Zurich wins COVID-related rulings against restaurant, hotel chains


Two Chicago state appeals courts on Friday ruled in favor of a Zurich Insurance Group Ltd. unit in COVID-19-related business interruption litigation filed by restaurant and hotel chains.

Firebirds International, LLC v. Zurich American Insurance Co. was filed by a Charlotte, North Carolina chain that operates more than 50 wood-fired restaurants in 19 states.

GPIF Crescent Court Hotel et al. v. Zurich American Insurance Co. was filed by a group of hotels operated by Norwalk, Connecticut-based HEI Hotels Inc.

Among the issues discussed in the Firebirds case was the virus exclusion included in the two all-risk commercial property insurance policies issued by Zurich.

The policies “explicitly exclude ‘Contamination,’ defined as ‘(a)ny condition of property due to the actual presence of any virus,’” from coverage, according to the ruling by the Appellate Court of Illinois, first district, 6th division.

“It follows that business interruption due to the COVID-19 virus, as alleged by Firebirds in their complaint, is not a suspension caused by a covered cause of loss,” the ruling said.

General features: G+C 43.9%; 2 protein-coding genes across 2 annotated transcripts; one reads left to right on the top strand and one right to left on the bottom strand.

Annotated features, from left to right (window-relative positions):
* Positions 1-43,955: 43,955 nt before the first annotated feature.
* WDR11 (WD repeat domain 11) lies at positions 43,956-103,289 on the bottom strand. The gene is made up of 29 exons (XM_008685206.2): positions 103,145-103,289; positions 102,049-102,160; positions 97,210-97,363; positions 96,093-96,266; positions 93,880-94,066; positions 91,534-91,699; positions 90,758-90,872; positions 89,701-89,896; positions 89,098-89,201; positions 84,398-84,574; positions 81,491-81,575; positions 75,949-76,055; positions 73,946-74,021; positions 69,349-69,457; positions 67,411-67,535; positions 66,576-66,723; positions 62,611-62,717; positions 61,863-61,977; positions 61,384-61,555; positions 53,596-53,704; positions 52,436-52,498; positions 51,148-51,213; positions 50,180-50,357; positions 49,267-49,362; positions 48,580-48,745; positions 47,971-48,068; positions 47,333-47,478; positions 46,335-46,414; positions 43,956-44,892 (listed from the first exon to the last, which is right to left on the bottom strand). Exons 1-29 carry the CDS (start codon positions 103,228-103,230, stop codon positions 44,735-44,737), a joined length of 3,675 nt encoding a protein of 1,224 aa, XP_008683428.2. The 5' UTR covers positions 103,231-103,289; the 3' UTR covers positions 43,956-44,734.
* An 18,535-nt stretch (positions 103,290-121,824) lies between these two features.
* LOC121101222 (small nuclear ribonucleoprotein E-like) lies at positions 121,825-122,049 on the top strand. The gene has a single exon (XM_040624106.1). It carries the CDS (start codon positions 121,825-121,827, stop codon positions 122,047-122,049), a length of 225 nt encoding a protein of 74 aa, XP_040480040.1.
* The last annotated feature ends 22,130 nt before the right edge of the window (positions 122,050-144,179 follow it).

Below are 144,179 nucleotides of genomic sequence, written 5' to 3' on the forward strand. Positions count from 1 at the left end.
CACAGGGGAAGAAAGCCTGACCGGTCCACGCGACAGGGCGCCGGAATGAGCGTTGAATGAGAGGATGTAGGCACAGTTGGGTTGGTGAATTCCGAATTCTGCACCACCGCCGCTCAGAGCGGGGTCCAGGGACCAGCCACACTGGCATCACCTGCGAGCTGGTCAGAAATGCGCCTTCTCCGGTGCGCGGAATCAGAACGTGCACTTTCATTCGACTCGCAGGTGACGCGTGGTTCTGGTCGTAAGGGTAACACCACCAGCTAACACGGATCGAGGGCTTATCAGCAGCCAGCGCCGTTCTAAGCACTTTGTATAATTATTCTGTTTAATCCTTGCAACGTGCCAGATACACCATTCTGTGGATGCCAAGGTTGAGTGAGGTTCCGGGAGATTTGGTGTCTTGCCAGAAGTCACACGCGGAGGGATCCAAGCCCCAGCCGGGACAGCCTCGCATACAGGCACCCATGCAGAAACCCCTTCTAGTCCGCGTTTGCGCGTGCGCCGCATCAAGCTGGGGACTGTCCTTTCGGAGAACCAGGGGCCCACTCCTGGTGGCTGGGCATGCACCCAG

It “is clear that no set of facts can be proven that would entitle Firebirds to recover for their claims under the Zurich policies,” it said, in affirming a lower court.

The ruling by the Appellate Court of Illinois, first district, 5th division, cites the earlier Illinois appeals court rulings in Sweet Berry Cafe, Inc. v. Society Insurance, Inc. and Lee v. State Farm Fire & Casualty Co. in affirming a lower court ruling in the insurer’s favor.

As with the restaurants in Sweet Berry and Lee, “in order to demonstrate a ‘physical loss GPIF was required to allege a ‘physical alteration to (its) property,’” the ruling said, in quoting the Lee Ruling.

“But it did not do so. Instead, it alleged only that it lost use of its property and that it had to install various items to help contain the spread of the virus (plexiglass barriers, hand sanitizer stations, instructional stickers, etc.),” the ruling said.

“Further, although GPIF did allege that the SARS-CoV-2 virus caused a physical alteration to the property with which it comes into contact, that allegation likewise failed to demonstrate a physical loss because GPIF did not allege that the property needed to be physically repaired or replaced,” the ruling said, in affirming a lower court ruling.

Attorneys in the case did not respond to requests for comment or could not be located.

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